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See also: Cheri, chéri, and cherī

Contents

Mauritian CreoleEdit

EtymologyEdit

From French chéri

PronunciationEdit

NounEdit

cheri

  1. darling, sweetheart
    Synonym: gate

Middle EnglishEdit

 
cheries

Alternative formsEdit

EtymologyEdit

Borrowed from Anglo-Norman cheri, from Old Northern French cherise (cherry), from Vulgar Latin ceresia, a reinterpretation of the neuter plural of Late Latin ceresium, from Latin cerasium (cerasum, cerasus (cherry tree)), from Ancient Greek κεράσιον (kerásion, cherry fruit), from κερασός (kerasós, bird cherry), and ultimately possibly derived from a language of Asia Minor. Displaced Old English ciris (also from Vulgar Latin ceresia), which died out after the Norman invasion and was replaced by the French-derived word.[1]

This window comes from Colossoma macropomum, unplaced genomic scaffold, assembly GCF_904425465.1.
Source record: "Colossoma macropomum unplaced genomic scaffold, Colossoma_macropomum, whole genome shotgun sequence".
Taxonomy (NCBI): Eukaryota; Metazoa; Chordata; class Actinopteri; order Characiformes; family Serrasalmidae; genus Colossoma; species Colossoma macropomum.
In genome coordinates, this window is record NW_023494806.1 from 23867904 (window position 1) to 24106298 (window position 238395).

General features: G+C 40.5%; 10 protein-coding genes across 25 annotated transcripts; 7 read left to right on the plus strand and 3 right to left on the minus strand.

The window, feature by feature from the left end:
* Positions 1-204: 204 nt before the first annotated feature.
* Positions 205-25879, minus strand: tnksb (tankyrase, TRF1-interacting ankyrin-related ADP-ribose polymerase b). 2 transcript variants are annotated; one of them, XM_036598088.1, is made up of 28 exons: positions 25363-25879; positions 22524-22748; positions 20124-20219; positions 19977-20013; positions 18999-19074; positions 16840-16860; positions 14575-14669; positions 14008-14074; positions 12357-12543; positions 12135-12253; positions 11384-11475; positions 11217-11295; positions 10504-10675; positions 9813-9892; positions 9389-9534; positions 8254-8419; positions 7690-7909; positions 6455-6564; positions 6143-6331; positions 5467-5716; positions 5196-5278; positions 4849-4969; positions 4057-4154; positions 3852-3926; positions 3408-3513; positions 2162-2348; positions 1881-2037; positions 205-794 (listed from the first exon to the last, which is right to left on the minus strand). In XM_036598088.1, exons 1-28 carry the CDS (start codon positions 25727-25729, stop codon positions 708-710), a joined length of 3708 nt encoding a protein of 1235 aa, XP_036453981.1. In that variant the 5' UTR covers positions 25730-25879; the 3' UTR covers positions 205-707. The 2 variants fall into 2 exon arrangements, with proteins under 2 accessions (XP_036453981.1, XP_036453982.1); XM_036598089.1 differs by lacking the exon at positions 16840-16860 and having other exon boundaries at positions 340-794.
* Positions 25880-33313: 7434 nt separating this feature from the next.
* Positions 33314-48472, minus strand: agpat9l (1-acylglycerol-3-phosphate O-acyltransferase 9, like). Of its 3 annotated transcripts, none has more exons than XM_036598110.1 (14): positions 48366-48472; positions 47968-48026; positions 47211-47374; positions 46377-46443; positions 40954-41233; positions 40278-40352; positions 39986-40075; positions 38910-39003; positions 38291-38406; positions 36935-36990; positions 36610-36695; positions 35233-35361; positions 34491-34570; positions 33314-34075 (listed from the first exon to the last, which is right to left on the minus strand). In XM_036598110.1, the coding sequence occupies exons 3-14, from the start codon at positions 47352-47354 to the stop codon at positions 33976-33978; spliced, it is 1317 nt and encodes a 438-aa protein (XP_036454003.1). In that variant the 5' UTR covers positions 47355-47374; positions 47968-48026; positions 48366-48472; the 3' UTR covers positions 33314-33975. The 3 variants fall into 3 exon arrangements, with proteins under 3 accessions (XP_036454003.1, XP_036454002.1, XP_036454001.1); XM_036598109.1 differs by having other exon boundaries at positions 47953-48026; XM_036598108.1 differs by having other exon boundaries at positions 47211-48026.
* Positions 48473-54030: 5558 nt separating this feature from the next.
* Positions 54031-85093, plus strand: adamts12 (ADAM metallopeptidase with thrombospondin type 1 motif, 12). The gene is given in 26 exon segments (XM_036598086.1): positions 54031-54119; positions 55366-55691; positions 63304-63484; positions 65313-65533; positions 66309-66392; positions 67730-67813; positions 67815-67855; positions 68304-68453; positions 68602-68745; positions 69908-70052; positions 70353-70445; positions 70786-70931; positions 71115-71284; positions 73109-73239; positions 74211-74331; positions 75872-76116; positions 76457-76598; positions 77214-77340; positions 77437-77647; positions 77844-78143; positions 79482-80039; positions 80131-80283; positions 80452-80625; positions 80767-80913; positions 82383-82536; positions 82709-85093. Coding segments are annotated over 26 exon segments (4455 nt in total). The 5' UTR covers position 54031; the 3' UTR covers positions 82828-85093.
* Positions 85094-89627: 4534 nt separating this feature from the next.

PronunciationEdit

  • IPA(key): /ˈtʃɛriː/, /ˈtʃiriː/

NounEdit

cheri (plural cheries)

  1. cherry (fruit)
  2. (rare) cherry tree[2]

DescendantsEdit

ReferencesEdit

  1. ^ cheri” in Dictionary.com Unabridged, Dictionary.com, LLC, 1995–present.
  2. ^ cherī, n.” in MED Online, Ann Arbor, Mich.: University of Michigan, 2007, retrieved 2019-04-19.

RomaniEdit

NounEdit

cheri m (plural chera)

  1. sky

WelshEdit

PronunciationEdit

VerbEdit

cheri

  1. Aspirate mutation of ceri.